The Kings began their search to replace George Karl on Wednesday by interviewing Sam Mitchell, the former Toronto Raptors coach who served as interim head coach in Minnesota last season after the death of Flip Saunders.
Mitchell, 52, is the first meeting in what is expected to be a prolonged process to replace Karl, who went 33-49 this season.
It’s quite the contrast from past hirings under Kings principal owner Vivek Ranadive, who will hire his fourth head coach since taking control of the franchise in 2013.
The Kings’ past three head coaches were hired without the benefit of an exhaustive search. With general manager Vlade Divac now running the show, the Kings are taking their time.
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Phoenix, Brooklyn and Minnesota, however, have already filled their coaching vacancies within a week of the regular season ending.
The Kings have reached out to several candidates, according to league sources. After Mitchell, the Kings intend to meet with former head coaches Vinny Del Negro, likely next week, and Jeff Hornacek.
Also on the Kings’ radar are Los Angeles Clippers assistant Mike Woodson, Golden State assistant Luke Walton, former Warriors head coach Mark Jackson and former Houston head coach Kevin McHale.
Mitchell was the NBA Coach of the Year in the 2006-07 season with Toronto and was 156-189 in five seasons with the Raptors from 2004 to ’09. He was 29-53 this season with Minnesota.
For many candidates, the level of interest the Kings have in them is not expected to be reciprocated. Coaches may be wary of Sacramento, as only one Kings coach since the 2007 season – Paul Westphal, 2009 to ’11 – lasted more than two full seasons before being fired. Plus, there are other options.
McHale is one such candidate who might be a hard sell.
In four-plus seasons in Houston, McHale posted a 193-130 record and last summer took the Rockets to their first Western Conference finals in 18 seasons. McHale was fired in November, 11 games into the first year of a three-year contract extension reportedly worth more than $12 million, so he might be content to continue occasional work as a TV analyst while recharging and waiting for a better opportunity.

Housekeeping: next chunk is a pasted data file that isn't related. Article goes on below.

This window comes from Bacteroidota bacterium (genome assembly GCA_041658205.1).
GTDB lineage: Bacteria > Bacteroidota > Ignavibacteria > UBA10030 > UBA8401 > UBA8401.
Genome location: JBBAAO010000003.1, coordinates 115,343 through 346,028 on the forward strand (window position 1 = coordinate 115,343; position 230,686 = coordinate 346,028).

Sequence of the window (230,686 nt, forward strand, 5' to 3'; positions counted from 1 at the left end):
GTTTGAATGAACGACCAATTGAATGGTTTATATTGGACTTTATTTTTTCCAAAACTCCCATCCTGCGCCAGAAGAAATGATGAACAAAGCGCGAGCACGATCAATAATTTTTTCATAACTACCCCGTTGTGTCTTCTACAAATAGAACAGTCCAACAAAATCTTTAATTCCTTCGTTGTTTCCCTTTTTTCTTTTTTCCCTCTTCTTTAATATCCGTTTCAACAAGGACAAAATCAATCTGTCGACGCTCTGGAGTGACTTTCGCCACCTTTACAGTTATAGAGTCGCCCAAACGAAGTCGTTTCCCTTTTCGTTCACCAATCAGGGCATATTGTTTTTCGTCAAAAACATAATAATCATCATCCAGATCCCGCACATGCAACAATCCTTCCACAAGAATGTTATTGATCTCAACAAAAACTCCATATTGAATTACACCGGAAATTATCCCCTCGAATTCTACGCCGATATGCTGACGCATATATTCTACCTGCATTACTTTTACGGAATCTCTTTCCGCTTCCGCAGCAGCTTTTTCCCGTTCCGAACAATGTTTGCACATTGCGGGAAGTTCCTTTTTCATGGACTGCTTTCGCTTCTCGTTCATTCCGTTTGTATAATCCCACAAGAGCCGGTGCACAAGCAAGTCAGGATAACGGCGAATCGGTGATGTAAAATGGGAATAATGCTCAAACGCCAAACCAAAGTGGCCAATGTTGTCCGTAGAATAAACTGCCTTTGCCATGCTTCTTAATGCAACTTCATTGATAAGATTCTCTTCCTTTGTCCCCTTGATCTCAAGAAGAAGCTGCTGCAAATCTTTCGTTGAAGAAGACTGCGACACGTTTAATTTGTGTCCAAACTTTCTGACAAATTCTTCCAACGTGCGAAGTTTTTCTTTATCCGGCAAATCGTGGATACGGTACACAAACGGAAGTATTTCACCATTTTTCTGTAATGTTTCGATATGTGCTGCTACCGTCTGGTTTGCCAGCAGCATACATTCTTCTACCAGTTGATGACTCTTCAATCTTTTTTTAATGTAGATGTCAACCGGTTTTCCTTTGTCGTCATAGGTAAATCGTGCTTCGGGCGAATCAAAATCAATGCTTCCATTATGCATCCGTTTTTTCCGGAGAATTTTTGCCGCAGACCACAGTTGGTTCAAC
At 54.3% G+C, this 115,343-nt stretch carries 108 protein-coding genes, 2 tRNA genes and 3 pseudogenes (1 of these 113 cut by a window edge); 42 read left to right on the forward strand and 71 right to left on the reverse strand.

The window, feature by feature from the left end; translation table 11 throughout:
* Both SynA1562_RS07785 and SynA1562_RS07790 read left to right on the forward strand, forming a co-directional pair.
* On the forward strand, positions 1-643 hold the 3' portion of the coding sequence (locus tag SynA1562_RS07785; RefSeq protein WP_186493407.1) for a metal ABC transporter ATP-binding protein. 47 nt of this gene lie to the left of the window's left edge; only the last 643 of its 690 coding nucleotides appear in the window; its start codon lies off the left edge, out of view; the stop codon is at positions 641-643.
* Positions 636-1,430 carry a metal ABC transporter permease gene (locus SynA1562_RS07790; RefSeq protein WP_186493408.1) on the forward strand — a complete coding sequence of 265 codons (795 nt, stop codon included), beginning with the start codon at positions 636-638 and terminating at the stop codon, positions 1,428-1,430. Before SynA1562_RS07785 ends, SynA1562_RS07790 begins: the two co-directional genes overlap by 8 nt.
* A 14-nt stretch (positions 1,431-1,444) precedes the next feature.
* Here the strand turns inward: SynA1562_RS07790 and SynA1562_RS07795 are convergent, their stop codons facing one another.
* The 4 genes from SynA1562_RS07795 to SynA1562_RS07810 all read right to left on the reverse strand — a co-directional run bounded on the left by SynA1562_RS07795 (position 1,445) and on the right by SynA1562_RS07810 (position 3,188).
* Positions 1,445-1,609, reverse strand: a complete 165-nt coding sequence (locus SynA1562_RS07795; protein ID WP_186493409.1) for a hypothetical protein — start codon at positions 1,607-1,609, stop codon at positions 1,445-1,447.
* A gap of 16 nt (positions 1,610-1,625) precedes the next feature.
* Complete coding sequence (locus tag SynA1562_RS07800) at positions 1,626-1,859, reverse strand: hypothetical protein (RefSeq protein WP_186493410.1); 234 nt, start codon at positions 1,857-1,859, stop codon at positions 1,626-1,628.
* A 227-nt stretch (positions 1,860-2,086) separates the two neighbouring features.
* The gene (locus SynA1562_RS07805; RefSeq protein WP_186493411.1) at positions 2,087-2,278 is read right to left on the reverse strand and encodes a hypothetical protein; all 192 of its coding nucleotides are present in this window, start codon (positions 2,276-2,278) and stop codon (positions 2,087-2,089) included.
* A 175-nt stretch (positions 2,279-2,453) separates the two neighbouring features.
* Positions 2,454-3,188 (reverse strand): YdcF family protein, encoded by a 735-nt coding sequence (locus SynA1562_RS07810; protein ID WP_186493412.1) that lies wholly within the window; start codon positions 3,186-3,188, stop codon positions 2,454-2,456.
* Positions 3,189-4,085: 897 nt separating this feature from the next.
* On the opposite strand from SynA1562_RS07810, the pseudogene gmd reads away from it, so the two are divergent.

Del Negro posted a 210-184 record in five seasons as head coach of the Chicago Bulls and Los Angeles Clippers. He made the playoffs in four of his five seasons, leading the Clippers to a 56-26 record in 2012-13 before being replaced by Doc Rivers.
Del Negro, 49, was a second-round pick (29th overall) by Sacramento in the 1985 NBA draft out of North Carolina State.
Woodson, 58, has a 315-365 record in nine seasons and reached the playoffs five times with Atlanta and New York. He led the Knicks to a 54-28 record and advanced to the Eastern Conference semifinals in 2012-13. He was replaced after the 2013-14 season when Phil Jackson took over basketball operations and hired Derek Fisher.
Woodson has been a Clippers assistant coach under Rivers for the past two seasons. He played 11 seasons in the NBA, including one with the original Sacramento Kings in 1985-86 after playing four seasons in Kansas City.
Hornacek, 52, was 101-112 with Phoenix before being fired this season with a 14-35 record. He was runner-up for Coach of the Year after leading Phoenix to a 48-34 record in 2013-14 – barely missing the playoffs.
Walton, 36, played 11 seasons in the NBA and won two championships with the Los Angeles Lakers. His coaching profile increased this season by guiding the Warriors to a 39-4 start as the interim head coach while Steve Kerr recovered from issues related to back surgery.
The Warriors’ success made Walton a candidate for Coach of the Year and by Christmas a hot commodity around the league. However, there has been speculation Walton wants to stay with the Warriors.
Jackson, 51, is an intriguing name who had success at Golden State (121-109 in three seasons) before losing his job for personality conflicts and strategic differences with management.
Jackson is currently an analyst for ABC and worked the first Kings game after coach Michael Malone was fired in December 2014. He met with former general manager Pete D’Alessandro, former adviser Chris Mullin and Kings star DeMarcus Cousins after the game.
That meeting fueled speculation Jackson could replace Malone, but Tyrone Corbin was hired and eventually fired and replaced by Karl. The talks with Jackson and members of the Kings, all involved said, was not about the coaching position.
Divac’s plan to add help to the front office should not hinder the coaching search. He’s not looking for a major decision maker, rather an experienced basketball executive who can help in the areas where D’Alessandro excelled – namely the nuances of the collective bargaining agreement, salary cap and negotiating deals.